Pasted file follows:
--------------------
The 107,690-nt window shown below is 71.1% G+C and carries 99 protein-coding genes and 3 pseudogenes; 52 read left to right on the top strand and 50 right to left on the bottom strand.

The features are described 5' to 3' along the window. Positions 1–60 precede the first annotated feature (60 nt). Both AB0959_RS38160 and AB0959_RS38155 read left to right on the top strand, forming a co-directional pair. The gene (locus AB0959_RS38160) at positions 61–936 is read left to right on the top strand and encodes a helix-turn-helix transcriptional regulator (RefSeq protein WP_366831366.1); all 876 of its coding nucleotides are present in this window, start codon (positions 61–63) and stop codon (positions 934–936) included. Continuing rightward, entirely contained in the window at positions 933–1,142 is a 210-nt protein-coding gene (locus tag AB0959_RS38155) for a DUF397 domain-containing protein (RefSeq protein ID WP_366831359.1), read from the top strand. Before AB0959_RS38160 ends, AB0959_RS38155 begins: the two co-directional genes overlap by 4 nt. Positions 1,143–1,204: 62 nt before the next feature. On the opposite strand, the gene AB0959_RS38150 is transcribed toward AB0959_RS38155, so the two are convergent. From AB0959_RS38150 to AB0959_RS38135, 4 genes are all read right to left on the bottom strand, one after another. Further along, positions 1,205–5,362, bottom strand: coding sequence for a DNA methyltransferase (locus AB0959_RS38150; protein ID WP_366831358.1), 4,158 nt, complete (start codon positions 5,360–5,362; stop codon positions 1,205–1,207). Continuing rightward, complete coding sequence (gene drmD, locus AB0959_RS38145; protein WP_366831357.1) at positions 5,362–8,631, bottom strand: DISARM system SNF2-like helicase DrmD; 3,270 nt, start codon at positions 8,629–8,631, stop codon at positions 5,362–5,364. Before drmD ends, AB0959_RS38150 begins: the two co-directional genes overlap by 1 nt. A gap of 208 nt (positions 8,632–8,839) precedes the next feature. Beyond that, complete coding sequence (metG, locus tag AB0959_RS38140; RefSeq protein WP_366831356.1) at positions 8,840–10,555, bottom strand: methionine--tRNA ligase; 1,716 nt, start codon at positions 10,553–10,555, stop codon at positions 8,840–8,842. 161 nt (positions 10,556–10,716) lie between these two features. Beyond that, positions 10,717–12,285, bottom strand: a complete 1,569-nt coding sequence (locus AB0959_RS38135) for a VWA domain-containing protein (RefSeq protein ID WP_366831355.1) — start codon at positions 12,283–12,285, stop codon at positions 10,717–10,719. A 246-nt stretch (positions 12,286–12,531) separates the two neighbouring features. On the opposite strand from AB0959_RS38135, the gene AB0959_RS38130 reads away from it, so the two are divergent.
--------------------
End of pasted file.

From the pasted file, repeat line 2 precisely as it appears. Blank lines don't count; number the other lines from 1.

The features are described 5' to 3' along the window. Positions 1–60 precede the first annotated feature (60 nt). Both AB0959_RS38160 and AB0959_RS38155 read left to right on the top strand, forming a co-directional pair. The gene (locus AB0959_RS38160) at positions 61–936 is read left to right on the top strand and encodes a helix-turn-helix transcriptional regulator (RefSeq protein WP_366831366.1); all 876 of its coding nucleotides are present in this window, start codon (positions 61–63) and stop codon (positions 934–936) included. Continuing rightward, entirely contained in the window at positions 933–1,142 is a 210-nt protein-coding gene (locus tag AB0959_RS38155) for a DUF397 domain-containing protein (RefSeq protein ID WP_366831359.1), read from the top strand. Before AB0959_RS38160 ends, AB0959_RS38155 begins: the two co-directional genes overlap by 4 nt. Positions 1,143–1,204: 62 nt before the next feature. On the opposite strand, the gene AB0959_RS38150 is transcribed toward AB0959_RS38155, so the two are convergent. From AB0959_RS38150 to AB0959_RS38135, 4 genes are all read right to left on the bottom strand, one after another. Further along, positions 1,205–5,362, bottom strand: coding sequence for a DNA methyltransferase (locus AB0959_RS38150; protein ID WP_366831358.1), 4,158 nt, complete (start codon positions 5,360–5,362; stop codon positions 1,205–1,207). Continuing rightward, complete coding sequence (gene drmD, locus AB0959_RS38145; protein WP_366831357.1) at positions 5,362–8,631, bottom strand: DISARM system SNF2-like helicase DrmD; 3,270 nt, start codon at positions 8,629–8,631, stop codon at positions 5,362–5,364. Before drmD ends, AB0959_RS38150 begins: the two co-directional genes overlap by 1 nt. A gap of 208 nt (positions 8,632–8,839) precedes the next feature. Beyond that, complete coding sequence (metG, locus tag AB0959_RS38140; RefSeq protein WP_366831356.1) at positions 8,840–10,555, bottom strand: methionine--tRNA ligase; 1,716 nt, start codon at positions 10,553–10,555, stop codon at positions 8,840–8,842. 161 nt (positions 10,556–10,716) lie between these two features. Beyond that, positions 10,717–12,285, bottom strand: a complete 1,569-nt coding sequence (locus AB0959_RS38135) for a VWA domain-containing protein (RefSeq protein ID WP_366831355.1) — start codon at positions 12,283–12,285, stop codon at positions 10,717–10,719. A 246-nt stretch (positions 12,286–12,531) separates the two neighbouring features. On the opposite strand from AB0959_RS38135, the gene AB0959_RS38130 reads away from it, so the two are divergent.